Anne-Marie Welsh

MCKEAN — The evening was billed as “a meditation on the scriptural roots of the Sacred Heart devotion and an introduction to the visual development of the devotion in Christian art.”

Ann Schmalsteig Barrett discusses Jozeph Meoffer's Heart of Jesus. Photo/AMWelsh

          It delivered on both counts in spectacular fashion.
          Hosted as a Lenten offering by St. Francis Parish in McKean, artist Ann Schmalstieg Barrett essentially gave a master class in both Scripture and art. A screen and PowerPoint projector promised a visual experience. But Schmalstieg wisely began with words, creating a foundation on which to truly appreciate the visual depictions that would come a bit later.
          Even though some of the most popular imagery of the Sacred Heart may not instantly generate tremendous inspiration — if for no other reason than its ubiquity — Catholics have long been devoted to it. Schmalstieg deftly amplified that devotion, sharing passages from the Old Testament and new that illuminated why saints, theologians, popes and the church have found solace and inspiration in the Sacred Heart.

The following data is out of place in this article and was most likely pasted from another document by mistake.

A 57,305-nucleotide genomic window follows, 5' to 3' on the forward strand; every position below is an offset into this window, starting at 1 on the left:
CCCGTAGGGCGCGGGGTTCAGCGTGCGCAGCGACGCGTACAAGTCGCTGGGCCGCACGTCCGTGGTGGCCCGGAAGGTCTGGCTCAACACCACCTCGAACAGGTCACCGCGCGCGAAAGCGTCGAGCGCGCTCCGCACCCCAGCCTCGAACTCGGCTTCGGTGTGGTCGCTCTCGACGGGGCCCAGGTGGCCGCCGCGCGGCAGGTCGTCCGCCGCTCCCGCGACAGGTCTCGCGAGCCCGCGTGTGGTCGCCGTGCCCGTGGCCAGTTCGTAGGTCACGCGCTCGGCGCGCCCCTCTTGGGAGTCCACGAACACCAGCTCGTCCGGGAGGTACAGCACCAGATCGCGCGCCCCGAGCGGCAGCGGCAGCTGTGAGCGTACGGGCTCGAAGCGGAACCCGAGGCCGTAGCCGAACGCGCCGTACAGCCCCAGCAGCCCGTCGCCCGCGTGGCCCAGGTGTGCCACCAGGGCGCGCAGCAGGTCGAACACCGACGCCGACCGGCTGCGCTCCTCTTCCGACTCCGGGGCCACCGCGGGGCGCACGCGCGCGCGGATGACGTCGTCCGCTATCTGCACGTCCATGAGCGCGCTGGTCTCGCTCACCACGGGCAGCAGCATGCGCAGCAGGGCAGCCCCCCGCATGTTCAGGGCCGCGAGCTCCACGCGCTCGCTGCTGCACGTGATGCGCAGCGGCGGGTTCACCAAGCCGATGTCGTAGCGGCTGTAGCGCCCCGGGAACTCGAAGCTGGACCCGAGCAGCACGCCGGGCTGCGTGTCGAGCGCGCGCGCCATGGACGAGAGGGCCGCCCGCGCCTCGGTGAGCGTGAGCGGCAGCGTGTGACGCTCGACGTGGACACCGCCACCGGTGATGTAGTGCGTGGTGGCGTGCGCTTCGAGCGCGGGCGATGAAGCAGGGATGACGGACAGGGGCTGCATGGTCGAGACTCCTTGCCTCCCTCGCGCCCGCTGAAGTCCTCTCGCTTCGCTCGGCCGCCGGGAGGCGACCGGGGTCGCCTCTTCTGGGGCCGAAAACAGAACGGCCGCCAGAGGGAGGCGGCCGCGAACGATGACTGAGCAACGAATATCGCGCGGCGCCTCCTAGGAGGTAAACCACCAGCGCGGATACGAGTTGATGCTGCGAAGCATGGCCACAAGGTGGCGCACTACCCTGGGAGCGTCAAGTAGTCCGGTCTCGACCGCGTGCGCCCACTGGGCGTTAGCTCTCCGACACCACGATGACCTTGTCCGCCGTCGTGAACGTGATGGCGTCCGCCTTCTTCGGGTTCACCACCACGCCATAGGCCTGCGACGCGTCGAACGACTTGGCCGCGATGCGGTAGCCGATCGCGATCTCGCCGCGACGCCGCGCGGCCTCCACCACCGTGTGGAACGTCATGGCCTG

Setting the table for her Lenten talk, she first reminded participants that Ash Wednesday and Valentine’s Day fell on the same date this year.
          “I think this Lent in particular started us off on the right foot to consider the Sacred Heart of our Lord,” she said, noting that it allowed Catholics to reflect on “our Lord’s heart the way that Scripture actually reveals it and the way our church guides us to consider it and pray.”  She then led listeners through a series of Biblical passages detailing how God has revealed his heart to humanity. Although most were quite familiar, the sum was much greater than the parts when presented together:

  • From Jeremiah: “I will give you pastors according to my own heart;”
  • from Hosea: “My heart recoils within me, my compassion grows warm and tender;”
  • from the Psalms, “My heart is like wax, it is melted within my breast.”